Thursday, June 16, 2005


Lately, I've been thinking about a book I read when I was a kid and about how my first ever sex ed teachers may have been Frankenstein and the Wolfman. For some reason, a copy of a book called Monsters Who's Who sat on the shelf in my grade school library. How or why a Catholic school like Sacred Heart Elementary would ever have acquired such a book is beyond me, much less why they would ever put it on a shelf that children could reach. They didn't even let us play baseball with metal bats. But a key to the door to Hell? Sure, kids. Go nuts. I guess they wanted us to know our hippogryphs and gorgons as well as our archangels and martyrs.

Now last quarter — also known as "the last last quarter" — Prof. Waid lectured on a short story by Katherine Anne Porter called "The Grave." Waid said that the story represented a sort of literary pentimento. I had never heard the term before, but she explained it as the tendency for the top layers of older paintings to grow more transparent over time, often revealing images that the artist had painted over.

I find the word itself beautiful, but the concept is an almost magical one to me. In a painting where once only a tree stood, the ghostly figure of a man could slowly fade into view. A dog could appear under a chair where none had before been visible. Stuff like that. Mysterious, wonderful happenings contained wholly within the world of a painting.

Prof. Waid related the term to "The Grave" be explaining that the narrator realizes that she had been remembering a childhood incident for the wrong reason. What she had always pigeonholed as a memory of she and her brother playing in an open grave actually stuck out in her mind because it led to her first awareness of sex. During their games at the gravesite, the narrator and her brother examine and dissected the body of a dead, pregnant rabbit. Death is a presence though the entire story, for sure, but the really memorable part about the dead rabbit's womb being cut open and the contents of her womb spilling out. This, in retrospect, was the narrator's first awareness sexual reproduction. Upon seeing the dead rabbit, she even wishes she was wearing a dress instead of overalls, which the reader could interpret as a sudden hyper-awareness of her own gender. One might also say that the narrator had just never analyzed the incident thoroughly enough until she narrates the story in the book.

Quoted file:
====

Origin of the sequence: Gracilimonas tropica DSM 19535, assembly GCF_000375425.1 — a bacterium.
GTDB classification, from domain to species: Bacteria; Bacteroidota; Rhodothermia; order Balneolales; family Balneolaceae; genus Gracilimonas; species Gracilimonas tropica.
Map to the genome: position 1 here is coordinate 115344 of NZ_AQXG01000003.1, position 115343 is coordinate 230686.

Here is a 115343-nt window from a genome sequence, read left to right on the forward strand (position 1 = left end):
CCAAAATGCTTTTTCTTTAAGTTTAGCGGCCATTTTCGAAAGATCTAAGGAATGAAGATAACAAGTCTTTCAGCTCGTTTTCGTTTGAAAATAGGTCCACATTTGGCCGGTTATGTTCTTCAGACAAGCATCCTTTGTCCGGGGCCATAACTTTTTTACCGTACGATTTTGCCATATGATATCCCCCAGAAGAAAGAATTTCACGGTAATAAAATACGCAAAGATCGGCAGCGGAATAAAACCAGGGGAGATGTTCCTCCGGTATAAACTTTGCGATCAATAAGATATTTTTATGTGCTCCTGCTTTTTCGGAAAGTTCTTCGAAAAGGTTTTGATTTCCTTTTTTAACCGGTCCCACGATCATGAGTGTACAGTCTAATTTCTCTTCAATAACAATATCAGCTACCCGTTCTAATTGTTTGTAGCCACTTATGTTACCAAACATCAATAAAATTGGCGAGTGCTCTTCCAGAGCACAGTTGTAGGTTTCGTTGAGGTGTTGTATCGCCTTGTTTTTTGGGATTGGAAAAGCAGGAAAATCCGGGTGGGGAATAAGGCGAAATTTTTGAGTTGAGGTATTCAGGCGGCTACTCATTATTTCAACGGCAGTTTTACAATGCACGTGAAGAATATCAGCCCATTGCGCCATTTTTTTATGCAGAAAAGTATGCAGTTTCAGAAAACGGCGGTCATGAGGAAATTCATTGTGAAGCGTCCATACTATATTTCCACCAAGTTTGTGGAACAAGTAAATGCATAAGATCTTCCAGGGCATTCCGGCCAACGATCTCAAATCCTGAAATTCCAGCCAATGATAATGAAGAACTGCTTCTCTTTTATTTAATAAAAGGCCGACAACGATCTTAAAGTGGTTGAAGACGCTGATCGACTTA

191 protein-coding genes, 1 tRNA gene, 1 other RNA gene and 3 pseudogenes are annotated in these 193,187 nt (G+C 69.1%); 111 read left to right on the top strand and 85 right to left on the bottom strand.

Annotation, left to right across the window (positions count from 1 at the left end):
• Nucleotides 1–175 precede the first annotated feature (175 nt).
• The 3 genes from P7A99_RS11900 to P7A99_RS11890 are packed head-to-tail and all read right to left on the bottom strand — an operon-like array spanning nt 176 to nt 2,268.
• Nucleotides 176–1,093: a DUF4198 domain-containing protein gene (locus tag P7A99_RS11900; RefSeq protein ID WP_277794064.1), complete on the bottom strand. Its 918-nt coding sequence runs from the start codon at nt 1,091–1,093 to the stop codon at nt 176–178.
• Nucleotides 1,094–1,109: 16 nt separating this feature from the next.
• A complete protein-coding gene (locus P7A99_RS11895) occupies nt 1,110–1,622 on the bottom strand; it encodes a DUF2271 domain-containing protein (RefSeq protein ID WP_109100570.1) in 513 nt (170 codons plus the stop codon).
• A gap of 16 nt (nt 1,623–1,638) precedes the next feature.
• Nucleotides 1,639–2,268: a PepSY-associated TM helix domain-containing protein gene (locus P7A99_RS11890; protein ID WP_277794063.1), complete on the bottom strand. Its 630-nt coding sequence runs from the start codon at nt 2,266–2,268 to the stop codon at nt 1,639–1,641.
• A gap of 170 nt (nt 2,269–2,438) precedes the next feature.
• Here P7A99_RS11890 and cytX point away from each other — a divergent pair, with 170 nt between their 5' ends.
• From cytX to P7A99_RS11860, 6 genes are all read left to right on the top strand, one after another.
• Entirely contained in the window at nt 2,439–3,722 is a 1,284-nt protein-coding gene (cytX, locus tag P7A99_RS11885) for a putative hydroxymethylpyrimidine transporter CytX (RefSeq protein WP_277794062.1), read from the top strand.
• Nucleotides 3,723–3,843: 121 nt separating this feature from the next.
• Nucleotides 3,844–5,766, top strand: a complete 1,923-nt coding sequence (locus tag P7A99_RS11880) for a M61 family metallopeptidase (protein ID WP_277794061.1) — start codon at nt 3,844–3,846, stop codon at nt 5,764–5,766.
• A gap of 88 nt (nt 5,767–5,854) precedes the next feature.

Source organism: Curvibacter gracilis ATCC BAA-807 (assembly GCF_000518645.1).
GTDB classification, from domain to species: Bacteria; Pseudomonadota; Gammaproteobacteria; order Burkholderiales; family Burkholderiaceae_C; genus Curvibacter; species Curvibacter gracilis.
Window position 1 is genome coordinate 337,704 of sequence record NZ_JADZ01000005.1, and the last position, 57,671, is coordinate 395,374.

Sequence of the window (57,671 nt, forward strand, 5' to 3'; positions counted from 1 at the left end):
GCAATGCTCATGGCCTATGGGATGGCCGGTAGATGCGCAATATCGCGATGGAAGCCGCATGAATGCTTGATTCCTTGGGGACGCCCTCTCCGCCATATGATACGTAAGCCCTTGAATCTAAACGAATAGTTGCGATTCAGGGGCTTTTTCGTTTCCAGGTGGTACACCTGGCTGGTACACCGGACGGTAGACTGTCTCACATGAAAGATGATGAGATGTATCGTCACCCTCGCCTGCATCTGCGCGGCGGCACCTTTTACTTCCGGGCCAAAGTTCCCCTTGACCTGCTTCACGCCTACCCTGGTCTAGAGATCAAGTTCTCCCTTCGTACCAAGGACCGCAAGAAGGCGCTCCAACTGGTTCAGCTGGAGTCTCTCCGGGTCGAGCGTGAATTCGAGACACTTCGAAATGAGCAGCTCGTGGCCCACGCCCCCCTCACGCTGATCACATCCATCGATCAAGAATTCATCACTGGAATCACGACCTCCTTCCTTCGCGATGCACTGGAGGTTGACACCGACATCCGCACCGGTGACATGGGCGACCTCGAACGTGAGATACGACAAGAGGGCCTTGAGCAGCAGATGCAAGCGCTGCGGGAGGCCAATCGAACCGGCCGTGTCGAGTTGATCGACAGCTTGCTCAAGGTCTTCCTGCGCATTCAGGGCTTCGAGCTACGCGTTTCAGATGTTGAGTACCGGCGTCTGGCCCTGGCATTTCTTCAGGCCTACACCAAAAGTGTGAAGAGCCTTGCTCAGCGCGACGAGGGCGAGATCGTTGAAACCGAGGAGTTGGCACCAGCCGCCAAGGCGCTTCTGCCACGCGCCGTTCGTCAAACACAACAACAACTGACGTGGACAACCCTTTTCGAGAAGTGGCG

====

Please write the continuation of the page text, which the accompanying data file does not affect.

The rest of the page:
Waid's comparison of this to pentimento is a bit of a stretch, but I like it. Over time, something that had always been there — just masked — rushes to the forefront of perception and makes itself known.

I realized today that this concept relates to me and this strange book called Monsters Who's Who. This book was popular with all the guys in my class. We must have stumbled upon it in third grade or so, but one look at the card inside the book would indicate the levels of fame the book had achieved at Sacred Heart. It always had a new card. That meant it got checked out often enough that the card filled up and had to be replaced. (A book life Profiles in Courage, for example, could easily sit on the shelf and have the same check-out card from 1962. Kids.)